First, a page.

Strategic partnerships could be a smart strategy for community banks struggling to make mortgage lending profitable, as two Chicago lenders recently showed.
Mortgage volume is way down this year, due to a decline in refinancing activity, but the compliance burden tied to home loans keeps rising. These factors made West Suburban Bank in Lombard, Ill., consider shutting down its mortgage shop, but it didn't want to risk losing customers.
So the $2.1 billion-asset bank agreed to hand over the job of making home loans to Federal Savings Bank, a Chicago thrift with a national mortgage program. Under an agreement announced Tuesday, Federal Savings will offer a full range of mortgage products at West Suburban's 37 branches.
"We weren't doing enough mortgages to afford the compliance risk, and this allowed us to outsource the business," said Keith Acker, West Suburban's president. "It gives our customers access to the wider range of mortgages that they offer, it reduces the compliance problem and it saves us in personnel cost."
Outsourcing mortgage operations has become more common in the past year. It has become difficult for community banks with small home-lending operations to support the fixed costs of regulation and compliance, and a slack market makes ramping up a mortgage department to where it can cover such costs an uncertain proposition.
"There's more regulations and requirements, so you have to have a larger business," at least $750 million in annual originations, to break even, said Michael Iannaccone, managing partner of MDI Investments. "If you don't have that, you need to a partner with somebody who already has a mortgage platform."
Some national and regional lenders offer partnerships with community banks where the bigger institution handles the smaller lender's mortgage business. Nonbanks like PHH Mortgage, Embrace Home Loans and FirstLand Mortgage Servicing offer similar services.
Federal Savings typically partners with banks where mortgages are "not a primary area of focus, but it is a service they want to offer," said Steve Calk, the $197 million-asset thrift's chairman and chief executive. "The truth is, it's hard to compete unless you've got at least $5 billion in assets and are willing to start with a $3 million investment for startup, staffing and compliance."
That wasn't in the cards for West Suburban. The bank, which serves four counties outside Chicago, had seen its mortgage business wither since the financial crisis. Management determined it would need to originate 60 to 80 mortgages a month roughly what it was doing before 2008 to make a mortgage program profitable.
The bank now closes about five to 10 a month, Acker said. "We ran a cost analysis and determined [mortgage lending] wasn't worth the risk and compliance cost," he said.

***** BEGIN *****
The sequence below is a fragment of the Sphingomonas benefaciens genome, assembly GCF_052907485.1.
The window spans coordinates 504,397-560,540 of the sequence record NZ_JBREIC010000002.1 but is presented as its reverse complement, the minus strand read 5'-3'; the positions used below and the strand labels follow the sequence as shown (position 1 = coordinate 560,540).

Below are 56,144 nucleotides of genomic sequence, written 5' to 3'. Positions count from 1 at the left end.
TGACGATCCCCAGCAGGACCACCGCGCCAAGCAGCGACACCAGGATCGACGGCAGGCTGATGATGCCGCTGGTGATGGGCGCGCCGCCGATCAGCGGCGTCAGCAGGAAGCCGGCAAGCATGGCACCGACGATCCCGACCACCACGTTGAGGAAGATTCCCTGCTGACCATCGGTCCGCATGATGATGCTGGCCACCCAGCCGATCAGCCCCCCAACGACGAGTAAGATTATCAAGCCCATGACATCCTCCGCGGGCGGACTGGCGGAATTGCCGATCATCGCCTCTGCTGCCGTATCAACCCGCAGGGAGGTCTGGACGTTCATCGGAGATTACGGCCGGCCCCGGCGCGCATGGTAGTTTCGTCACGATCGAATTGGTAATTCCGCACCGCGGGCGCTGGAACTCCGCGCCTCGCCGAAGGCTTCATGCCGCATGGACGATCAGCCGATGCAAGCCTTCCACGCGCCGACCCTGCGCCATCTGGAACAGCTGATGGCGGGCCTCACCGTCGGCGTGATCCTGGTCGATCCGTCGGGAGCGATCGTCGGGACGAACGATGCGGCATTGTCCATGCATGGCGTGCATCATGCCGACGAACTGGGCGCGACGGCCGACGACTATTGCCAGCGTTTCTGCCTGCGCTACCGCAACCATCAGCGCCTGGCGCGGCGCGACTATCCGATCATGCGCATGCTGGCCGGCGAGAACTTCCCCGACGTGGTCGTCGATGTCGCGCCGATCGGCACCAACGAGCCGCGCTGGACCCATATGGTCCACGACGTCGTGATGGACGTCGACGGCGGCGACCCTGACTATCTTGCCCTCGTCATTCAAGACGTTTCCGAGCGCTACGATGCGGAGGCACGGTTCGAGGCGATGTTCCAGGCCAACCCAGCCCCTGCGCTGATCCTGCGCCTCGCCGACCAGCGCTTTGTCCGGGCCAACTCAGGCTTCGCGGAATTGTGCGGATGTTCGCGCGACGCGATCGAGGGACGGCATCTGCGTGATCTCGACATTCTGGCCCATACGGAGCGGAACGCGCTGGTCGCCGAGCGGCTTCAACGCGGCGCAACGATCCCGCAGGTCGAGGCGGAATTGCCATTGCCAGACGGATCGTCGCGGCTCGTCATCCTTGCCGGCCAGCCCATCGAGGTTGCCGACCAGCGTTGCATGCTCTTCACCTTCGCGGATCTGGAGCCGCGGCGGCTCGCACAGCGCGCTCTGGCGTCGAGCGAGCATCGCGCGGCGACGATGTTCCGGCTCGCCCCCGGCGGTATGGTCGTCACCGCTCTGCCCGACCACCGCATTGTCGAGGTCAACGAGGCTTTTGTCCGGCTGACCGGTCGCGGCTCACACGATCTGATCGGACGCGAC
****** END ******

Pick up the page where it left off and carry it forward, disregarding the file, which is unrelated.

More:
A mutual acquaintance recommended Federal Savings. Calk won't say how many banks Federal Savings partners with, just that the number is "under 100." The thrift originates $3.5 billion in home loans a year.
West Suburban will refer customers who want mortgages to Federal Savings bankers, who will either be stationed in West Suburban's branches or will be available by phone. To reduce West Suburban's compliance burden, Federal Savings will originate the loans completely independently, though West Suburban will be allowed to buy back loans of its choice to comply with the Community Reinvestment Act.
The keys to the deal involve compensation between the banks and ensuring that they operate independently. When banks pay one another fees for each mortgage, which often happens in partnerships with mortgage brokers, or jointly originate loans, regulators view them as sharing responsibility if anything goes wrong.
Instead of paying one another fees or a portion of the profit from each loan, West Suburban and Federal Savings will, effectively, exchange customer leads. Federal Savings agreed to refer potential customers in West Suburban's geographic area to the bank, and will let the bank make presentations on certain national sales calls. Calk said Federal Savings typically become its partners' main source of new leads within 90 days of beginning the partnership.
The deal works because Federal Savings is only a mortgage bank; it won't compete with the business West Suburban specializes in.
"We've got 700 bankers running around the streets, and they get lots of inquiries about products we don't offer. Since we're not in competitive or conflicting business, we naturally hand those over," Calk said. Referral agreements with the banks he partners with are all based on geographic area and the specialty of the partner bank.
Knowing that Federal Savings wouldn't compete on any of West Suburban's lines of business was a big plus for Acker. Wells Fargo also approached him about a mortgage partnership, but Acker was worried that the San Francisco banking giant would compete on other products.
Basing compensation on leads rather than fees will hopefully let West Suburban keep its hands clean while getting some new business, Acker said.
"This keeps the compliance issues completely out of the mix for us and them. We're working together somewhat as partners but it's an arm's-length transaction," Acker said. "It's a good relationship, and we feel it's going to be profitable for both us and them."